With two-month to go for 2022 FIFA World Cup in Qatar, human rights groups have urged FIFA’s sponsors to compensate workers involved in building stadiums and other infrastructure.
From 20 November, football fans across the globe will be glued to their tv screens but few viewers will be aware of the human cost to migrant workers mainly from South Asia.
The eight stadiums where the games will be held are built with the blood, sweat and tears of tens of thousands of migrant workers, including from Nepal. Many migrants have suffered injuries or lost lives to unexplained causes, and many more have been victims of wage theft and illegal recruitment fees.
On 20 September, Human Rights Watch, Amnesty International and FairSquare called on all of FIFA’s corporate partners and sponsors of the World Cup to press the football association and the Qatari government to compensate migrant workers and their families who suffered while preparing for the tournament.
This call, uniting players, fans, workers and activists, comes as a new global opinion poll shows that 66% of those surveyed, and 72% of those likely to watch at least one World Cup match, said that corporate partners and sponsors should publicly call on FIFA to compensate workers.
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The poll was commissioned by Amnesty International, carried out by YouGov, and surveyed 17,477 adults in 15 countries including Argentina, Germany, Kenya, Mexico, Morocco, UK and the USA.
Human Rights Watch, Amnesty International and FairSquare wrote to FIFA’s 14 corporate partners and World Cup Sponsors in July, urging them to call on the football body to compensate workers whose wages were stolen, who were injured, and to families of those who died building stadiums and hotels, roads and the metro rail necessary for the world’s largest sporting event.
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Four partners — ABInBev/Budweiser, Adidas, Coca-Cola and McDonald’s — have stated their support for financial compensation and to explore how best to build upon the progress being made in Qatar to further expand access to effective remedies for migrant workers.
The other ten, including Visa, Hyundai-Kia and Qatar Airways, have offered no public support and have not responded to written requests to discuss tournament-related abuses, despite their policies to respect human rights and environmental, social, and governance standards in their operations and business relationships, says the statement.
“Brands buy rights to sponsor the World Cup because they want to be associated with joy, fair competition and spectacular human achievement on the playing field — not rampant wage theft and the deaths of workers who made the World Cup possible,” says Minky Worden, director of global initiatives at Human Rights Watch (HRW).
But with only two months until the tournament, she adds, sponsors should use their considerable leverage to press FIFA and Qatari authorities to fulfill their human rights responsibilities. FIFA has not yet committed to remedy abuses maintaining that it is still considering the proposal.
“It is clear what the public and their customers want the corporate sponsors to do,” says Stephen Cockburn, head of economic and social justice at Amnesty International: “Stand up for workers’ rights in Qatar and demand compensation for every worker that has suffered to make this tournament happen.”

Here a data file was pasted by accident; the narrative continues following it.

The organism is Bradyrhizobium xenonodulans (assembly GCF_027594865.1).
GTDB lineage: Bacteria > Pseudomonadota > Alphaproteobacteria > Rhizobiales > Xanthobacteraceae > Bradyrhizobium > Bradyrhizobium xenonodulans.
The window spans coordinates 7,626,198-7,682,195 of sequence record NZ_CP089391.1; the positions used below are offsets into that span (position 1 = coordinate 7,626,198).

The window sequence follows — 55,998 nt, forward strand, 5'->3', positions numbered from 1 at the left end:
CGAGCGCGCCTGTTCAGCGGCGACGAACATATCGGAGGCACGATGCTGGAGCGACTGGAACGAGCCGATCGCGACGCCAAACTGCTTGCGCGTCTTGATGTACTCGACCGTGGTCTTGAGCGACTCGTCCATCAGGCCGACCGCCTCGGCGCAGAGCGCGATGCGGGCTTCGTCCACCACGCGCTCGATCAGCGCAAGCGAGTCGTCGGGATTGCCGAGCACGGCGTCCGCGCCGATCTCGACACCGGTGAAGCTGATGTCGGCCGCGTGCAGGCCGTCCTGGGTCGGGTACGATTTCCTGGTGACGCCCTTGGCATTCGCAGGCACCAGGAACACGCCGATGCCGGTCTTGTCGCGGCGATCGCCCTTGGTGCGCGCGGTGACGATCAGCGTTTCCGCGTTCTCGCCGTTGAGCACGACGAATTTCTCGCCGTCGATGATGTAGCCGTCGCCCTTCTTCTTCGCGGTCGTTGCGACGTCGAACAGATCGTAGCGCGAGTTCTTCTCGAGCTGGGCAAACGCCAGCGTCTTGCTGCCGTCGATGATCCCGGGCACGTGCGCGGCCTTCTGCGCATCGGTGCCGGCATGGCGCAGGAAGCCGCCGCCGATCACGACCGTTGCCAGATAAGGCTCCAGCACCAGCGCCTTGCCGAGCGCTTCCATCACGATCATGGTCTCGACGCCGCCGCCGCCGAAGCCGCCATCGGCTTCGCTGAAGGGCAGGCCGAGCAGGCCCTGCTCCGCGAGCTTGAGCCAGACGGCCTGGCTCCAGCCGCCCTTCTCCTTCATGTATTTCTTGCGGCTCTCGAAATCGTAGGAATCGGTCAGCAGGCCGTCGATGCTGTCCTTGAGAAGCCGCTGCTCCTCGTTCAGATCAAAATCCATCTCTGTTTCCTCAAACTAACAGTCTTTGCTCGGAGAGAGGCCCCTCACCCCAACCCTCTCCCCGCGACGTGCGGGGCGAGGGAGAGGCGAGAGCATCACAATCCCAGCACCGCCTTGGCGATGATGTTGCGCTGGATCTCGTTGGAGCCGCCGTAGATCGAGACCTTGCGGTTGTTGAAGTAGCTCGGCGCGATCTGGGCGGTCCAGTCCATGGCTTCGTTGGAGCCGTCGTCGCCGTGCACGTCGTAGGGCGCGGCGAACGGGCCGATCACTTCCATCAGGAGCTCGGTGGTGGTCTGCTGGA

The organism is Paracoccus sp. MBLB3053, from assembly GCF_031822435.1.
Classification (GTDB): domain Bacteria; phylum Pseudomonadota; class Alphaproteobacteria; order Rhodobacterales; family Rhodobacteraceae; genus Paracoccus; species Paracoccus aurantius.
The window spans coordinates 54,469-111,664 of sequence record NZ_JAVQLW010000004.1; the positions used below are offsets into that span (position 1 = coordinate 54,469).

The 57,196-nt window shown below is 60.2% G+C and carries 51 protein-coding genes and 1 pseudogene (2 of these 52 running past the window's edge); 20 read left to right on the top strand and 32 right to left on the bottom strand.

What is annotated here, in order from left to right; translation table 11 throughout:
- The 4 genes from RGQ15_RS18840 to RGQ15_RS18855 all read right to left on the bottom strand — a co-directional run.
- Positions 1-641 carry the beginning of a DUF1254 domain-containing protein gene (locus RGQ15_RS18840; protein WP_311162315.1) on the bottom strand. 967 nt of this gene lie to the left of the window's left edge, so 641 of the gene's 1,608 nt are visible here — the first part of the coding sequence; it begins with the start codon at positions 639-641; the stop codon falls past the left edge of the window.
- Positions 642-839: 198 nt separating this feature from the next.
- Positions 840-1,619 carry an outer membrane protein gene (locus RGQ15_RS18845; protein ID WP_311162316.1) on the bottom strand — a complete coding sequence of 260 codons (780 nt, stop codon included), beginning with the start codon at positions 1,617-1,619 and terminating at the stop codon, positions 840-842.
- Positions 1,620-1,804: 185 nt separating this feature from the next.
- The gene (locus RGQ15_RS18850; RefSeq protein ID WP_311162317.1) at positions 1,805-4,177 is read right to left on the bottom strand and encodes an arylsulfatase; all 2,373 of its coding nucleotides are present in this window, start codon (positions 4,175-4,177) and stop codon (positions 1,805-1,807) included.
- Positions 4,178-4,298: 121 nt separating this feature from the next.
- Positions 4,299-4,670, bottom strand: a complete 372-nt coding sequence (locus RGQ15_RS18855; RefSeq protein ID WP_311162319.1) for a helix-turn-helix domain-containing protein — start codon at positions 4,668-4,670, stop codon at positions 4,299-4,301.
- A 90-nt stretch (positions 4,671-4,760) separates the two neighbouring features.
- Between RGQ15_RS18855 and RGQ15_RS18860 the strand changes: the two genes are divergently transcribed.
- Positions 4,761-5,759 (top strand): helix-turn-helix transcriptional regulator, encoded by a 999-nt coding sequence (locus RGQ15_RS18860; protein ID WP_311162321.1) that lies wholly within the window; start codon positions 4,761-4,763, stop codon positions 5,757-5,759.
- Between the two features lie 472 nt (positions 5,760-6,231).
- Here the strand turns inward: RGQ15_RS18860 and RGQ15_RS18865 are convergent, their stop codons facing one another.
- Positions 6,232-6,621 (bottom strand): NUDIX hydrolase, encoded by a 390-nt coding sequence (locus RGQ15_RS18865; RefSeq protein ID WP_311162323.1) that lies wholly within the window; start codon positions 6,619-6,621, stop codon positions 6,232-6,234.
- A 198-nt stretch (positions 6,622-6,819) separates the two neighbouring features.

A global campaign called #PayUpFIFA has also been launched by HRW, calling on the international football governing body FIFA to provide adequate remedy and to avoid the legacy of what they call a ‘World Cup of Shame’.
International Labour Organisation estimates 50 foreign labourers have died and more than 500 others seriously injured in Qatar in 2021. But many more thousands have also lost their lives during construction of other infrastructure for the World Cup. In fact, at Kathmandu airport the coffins of migrants arrive on flights from Doha, and the same planes take off with more workers.
In recent years, Qatar has introduced a series of important reforms following a forced labour complaint at the International Labour Organisation. These include lifting the abusive exit permit requirement for most workers, allowing migrant workers to change jobs before the end of their contracts without first obtaining their employer’s consent, and a new law establishing a non-discriminatory basic minimum wage for all workers.
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Nonetheless, human rights experts note, serious labour exploitation persist and past abuses have not been adequately remedied. Significant implementation and enforcement gaps remain. For example, workers who have already left Qatar cannot access the labour committees or a fund established to pay them when their employers fail to do so.
In awarding the 2022 World Cup without imposing any conditions to avoid foreseeable labour rights abuses and subsequently failing to take timely and effective preventive measures, FIFA is accused of contributing to the widespread abuse of migrant workers on World Cup-related projects that followed.
Compensation can have far-reaching benefits to migrant workers and their families. To this effect, rights groups are calling on FIFA and Qatar to reserve an amount at least equivalent to the US$440 million prize money provided to teams participating in the tournament that can be invested to compensate workers and to improve their protections.
“There is nothing Qatar or FIFA could ever do to make up for the loss of a loved one,” says Nick McGeehan, a founding director of FairSquare, which investigates migrant labour abuses. “But financial compensation to struggling families for migrant worker deaths could provide some respite and potentially reduce lasting harm.”